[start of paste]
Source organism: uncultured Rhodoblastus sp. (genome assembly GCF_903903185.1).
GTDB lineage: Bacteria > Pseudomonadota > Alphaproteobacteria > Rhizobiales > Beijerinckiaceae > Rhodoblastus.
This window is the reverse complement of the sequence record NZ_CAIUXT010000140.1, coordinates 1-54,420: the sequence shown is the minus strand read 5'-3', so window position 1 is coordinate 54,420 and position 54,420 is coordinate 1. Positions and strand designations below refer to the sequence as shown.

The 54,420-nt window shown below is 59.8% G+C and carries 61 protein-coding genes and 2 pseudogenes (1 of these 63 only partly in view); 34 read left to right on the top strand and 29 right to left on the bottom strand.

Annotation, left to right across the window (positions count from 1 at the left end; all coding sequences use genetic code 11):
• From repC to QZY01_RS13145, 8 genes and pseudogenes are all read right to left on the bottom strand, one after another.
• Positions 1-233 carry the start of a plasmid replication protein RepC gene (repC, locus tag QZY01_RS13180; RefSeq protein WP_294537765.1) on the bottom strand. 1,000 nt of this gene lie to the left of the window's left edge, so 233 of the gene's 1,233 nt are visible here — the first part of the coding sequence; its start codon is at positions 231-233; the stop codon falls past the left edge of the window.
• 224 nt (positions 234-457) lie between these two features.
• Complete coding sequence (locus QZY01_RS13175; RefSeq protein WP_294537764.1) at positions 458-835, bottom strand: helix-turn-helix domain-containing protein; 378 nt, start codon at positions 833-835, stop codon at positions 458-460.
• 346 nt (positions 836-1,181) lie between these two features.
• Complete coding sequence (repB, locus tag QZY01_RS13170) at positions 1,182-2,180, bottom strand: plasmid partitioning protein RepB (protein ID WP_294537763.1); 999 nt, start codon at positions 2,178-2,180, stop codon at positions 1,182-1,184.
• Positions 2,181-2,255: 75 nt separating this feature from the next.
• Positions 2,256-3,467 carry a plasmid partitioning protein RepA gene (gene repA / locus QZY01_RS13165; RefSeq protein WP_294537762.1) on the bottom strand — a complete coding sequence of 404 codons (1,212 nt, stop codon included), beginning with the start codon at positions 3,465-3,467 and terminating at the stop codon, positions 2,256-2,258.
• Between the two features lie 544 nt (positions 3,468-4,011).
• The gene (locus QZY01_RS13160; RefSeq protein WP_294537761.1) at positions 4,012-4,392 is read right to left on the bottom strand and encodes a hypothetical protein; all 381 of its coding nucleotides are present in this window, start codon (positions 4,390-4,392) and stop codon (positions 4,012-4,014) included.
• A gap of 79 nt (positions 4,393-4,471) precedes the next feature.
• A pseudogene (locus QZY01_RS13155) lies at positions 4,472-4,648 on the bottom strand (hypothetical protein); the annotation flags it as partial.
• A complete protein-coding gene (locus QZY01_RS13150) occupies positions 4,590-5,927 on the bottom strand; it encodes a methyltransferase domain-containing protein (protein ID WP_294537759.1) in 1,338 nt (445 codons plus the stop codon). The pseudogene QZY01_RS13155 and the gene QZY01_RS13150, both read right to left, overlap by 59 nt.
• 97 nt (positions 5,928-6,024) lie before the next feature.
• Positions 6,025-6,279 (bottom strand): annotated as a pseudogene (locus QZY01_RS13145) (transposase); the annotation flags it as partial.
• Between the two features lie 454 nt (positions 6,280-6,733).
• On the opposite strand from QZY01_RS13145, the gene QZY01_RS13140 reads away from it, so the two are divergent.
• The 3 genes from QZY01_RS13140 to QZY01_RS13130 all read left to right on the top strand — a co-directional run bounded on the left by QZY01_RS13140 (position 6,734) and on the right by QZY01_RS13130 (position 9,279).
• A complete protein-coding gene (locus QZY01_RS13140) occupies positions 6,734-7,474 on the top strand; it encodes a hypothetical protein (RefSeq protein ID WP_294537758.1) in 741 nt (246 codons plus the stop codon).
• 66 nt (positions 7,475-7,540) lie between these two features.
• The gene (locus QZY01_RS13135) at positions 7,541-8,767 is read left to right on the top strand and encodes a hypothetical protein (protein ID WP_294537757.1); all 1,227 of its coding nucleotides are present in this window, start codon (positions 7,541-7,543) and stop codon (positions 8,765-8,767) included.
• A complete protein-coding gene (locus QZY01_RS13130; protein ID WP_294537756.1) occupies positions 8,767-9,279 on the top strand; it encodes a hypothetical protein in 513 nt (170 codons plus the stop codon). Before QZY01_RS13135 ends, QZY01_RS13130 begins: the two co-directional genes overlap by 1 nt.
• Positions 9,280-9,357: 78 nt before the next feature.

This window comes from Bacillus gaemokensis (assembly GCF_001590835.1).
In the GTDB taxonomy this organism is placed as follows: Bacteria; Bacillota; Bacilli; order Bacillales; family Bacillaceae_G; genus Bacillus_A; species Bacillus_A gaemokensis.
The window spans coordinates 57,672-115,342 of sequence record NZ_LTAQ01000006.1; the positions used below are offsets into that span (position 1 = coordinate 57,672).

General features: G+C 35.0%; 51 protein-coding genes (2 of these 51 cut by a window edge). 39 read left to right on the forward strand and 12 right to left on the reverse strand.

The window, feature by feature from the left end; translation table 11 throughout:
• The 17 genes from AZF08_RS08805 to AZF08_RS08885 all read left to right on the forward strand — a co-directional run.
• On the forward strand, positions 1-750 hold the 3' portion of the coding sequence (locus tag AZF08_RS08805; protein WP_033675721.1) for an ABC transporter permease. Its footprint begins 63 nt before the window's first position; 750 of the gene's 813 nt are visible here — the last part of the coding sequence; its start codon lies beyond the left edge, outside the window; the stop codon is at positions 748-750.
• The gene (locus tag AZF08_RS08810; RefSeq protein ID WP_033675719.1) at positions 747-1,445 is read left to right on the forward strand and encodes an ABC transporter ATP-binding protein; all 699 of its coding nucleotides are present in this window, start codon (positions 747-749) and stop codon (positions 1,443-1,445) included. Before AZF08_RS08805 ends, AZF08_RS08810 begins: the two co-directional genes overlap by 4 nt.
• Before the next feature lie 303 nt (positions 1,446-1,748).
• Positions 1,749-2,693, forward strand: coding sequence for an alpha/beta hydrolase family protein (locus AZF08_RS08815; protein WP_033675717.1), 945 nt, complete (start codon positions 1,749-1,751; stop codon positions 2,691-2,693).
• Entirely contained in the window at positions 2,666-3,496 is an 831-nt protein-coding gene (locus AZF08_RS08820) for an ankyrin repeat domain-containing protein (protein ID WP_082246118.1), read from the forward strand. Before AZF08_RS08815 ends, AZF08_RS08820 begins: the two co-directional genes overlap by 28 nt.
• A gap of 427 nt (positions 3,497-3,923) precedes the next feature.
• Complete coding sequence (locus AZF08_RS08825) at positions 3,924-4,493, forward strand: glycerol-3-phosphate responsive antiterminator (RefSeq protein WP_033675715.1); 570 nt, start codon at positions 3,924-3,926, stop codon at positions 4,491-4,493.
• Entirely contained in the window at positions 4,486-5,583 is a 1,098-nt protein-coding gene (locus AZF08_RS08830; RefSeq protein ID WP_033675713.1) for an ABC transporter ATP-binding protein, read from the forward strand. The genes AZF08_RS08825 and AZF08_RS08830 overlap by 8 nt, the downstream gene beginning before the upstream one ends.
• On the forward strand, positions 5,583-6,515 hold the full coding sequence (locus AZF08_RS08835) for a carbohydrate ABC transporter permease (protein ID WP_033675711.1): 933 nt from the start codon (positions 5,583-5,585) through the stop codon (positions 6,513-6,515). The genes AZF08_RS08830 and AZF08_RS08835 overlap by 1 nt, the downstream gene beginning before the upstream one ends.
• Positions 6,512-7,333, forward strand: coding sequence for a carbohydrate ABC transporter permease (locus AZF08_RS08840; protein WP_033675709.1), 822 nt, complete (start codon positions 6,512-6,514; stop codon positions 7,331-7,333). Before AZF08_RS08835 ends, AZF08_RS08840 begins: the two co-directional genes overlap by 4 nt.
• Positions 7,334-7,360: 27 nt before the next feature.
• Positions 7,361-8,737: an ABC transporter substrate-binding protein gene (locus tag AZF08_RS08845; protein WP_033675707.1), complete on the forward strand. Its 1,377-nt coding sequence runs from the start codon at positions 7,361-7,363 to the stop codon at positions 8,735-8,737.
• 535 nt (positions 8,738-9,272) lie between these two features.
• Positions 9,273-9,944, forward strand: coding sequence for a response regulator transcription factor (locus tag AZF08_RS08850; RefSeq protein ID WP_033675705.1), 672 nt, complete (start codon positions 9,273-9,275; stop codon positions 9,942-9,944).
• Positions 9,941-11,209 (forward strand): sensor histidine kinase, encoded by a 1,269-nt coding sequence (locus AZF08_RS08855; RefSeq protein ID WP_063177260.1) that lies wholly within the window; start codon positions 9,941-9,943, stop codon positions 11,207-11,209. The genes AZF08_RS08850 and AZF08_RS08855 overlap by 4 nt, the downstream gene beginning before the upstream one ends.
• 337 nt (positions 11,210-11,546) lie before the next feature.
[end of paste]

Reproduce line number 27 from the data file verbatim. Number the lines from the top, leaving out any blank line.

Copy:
• A complete protein-coding gene (locus QZY01_RS13130; protein ID WP_294537756.1) occupies positions 8,767-9,279 on the top strand; it encodes a hypothetical protein in 513 nt (170 codons plus the stop codon). Before QZY01_RS13135 ends, QZY01_RS13130 begins: the two co-directional genes overlap by 1 nt.